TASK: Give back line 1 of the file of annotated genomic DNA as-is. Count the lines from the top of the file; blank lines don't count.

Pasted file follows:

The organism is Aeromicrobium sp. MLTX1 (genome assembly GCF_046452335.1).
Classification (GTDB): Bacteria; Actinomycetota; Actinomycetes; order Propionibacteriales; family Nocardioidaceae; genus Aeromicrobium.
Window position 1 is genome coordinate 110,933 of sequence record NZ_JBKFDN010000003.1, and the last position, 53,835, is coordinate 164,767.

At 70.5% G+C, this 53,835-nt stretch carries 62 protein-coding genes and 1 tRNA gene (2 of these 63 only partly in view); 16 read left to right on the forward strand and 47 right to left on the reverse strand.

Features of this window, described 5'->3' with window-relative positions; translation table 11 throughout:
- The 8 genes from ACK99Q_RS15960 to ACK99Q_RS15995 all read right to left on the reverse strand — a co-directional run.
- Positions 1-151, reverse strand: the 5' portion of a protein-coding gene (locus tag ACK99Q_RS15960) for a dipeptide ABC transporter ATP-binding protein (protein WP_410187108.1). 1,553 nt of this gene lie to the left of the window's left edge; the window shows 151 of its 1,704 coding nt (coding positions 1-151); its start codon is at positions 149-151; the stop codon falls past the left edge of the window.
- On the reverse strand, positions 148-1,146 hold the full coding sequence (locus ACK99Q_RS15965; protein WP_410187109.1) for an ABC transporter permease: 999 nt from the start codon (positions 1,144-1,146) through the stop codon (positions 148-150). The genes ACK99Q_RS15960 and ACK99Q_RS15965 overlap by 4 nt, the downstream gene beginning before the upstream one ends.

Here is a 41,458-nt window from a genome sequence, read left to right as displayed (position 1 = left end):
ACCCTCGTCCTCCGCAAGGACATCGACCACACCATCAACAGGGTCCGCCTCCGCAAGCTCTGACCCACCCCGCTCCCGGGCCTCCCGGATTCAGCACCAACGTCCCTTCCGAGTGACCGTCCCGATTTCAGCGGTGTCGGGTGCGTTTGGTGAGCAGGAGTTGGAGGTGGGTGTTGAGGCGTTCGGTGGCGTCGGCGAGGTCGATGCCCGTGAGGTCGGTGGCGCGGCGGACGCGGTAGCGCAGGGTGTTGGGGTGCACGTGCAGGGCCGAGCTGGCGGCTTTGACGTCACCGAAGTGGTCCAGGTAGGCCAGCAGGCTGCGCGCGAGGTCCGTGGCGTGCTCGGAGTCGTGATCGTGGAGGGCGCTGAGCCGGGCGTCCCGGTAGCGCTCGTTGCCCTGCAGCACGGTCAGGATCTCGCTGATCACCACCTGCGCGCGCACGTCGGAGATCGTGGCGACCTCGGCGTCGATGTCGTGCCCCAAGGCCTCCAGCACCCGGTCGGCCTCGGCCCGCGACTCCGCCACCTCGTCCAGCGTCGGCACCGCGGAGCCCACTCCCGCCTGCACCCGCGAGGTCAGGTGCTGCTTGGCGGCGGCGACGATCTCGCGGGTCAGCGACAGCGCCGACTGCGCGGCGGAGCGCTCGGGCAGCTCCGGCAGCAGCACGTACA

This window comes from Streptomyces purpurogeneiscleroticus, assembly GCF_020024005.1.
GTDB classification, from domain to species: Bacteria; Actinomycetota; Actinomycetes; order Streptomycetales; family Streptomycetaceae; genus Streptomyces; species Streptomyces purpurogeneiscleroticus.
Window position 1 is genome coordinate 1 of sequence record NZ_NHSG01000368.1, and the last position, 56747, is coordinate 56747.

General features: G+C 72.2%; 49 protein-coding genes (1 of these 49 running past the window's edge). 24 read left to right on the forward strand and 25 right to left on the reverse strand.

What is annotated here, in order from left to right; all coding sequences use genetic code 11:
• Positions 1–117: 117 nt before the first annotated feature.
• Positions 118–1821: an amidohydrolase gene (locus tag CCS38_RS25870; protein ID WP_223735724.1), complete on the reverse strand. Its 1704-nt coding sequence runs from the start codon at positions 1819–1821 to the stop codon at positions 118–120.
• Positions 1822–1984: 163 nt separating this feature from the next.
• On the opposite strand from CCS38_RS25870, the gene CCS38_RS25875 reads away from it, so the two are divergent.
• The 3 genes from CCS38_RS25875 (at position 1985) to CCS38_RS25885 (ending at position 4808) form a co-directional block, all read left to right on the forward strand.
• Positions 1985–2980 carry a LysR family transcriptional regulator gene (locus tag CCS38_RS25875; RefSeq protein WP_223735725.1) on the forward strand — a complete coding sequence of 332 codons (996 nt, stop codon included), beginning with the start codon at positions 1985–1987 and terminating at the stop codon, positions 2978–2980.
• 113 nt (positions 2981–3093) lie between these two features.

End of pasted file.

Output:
The organism is Aeromicrobium sp. MLTX1 (genome assembly GCF_046452335.1).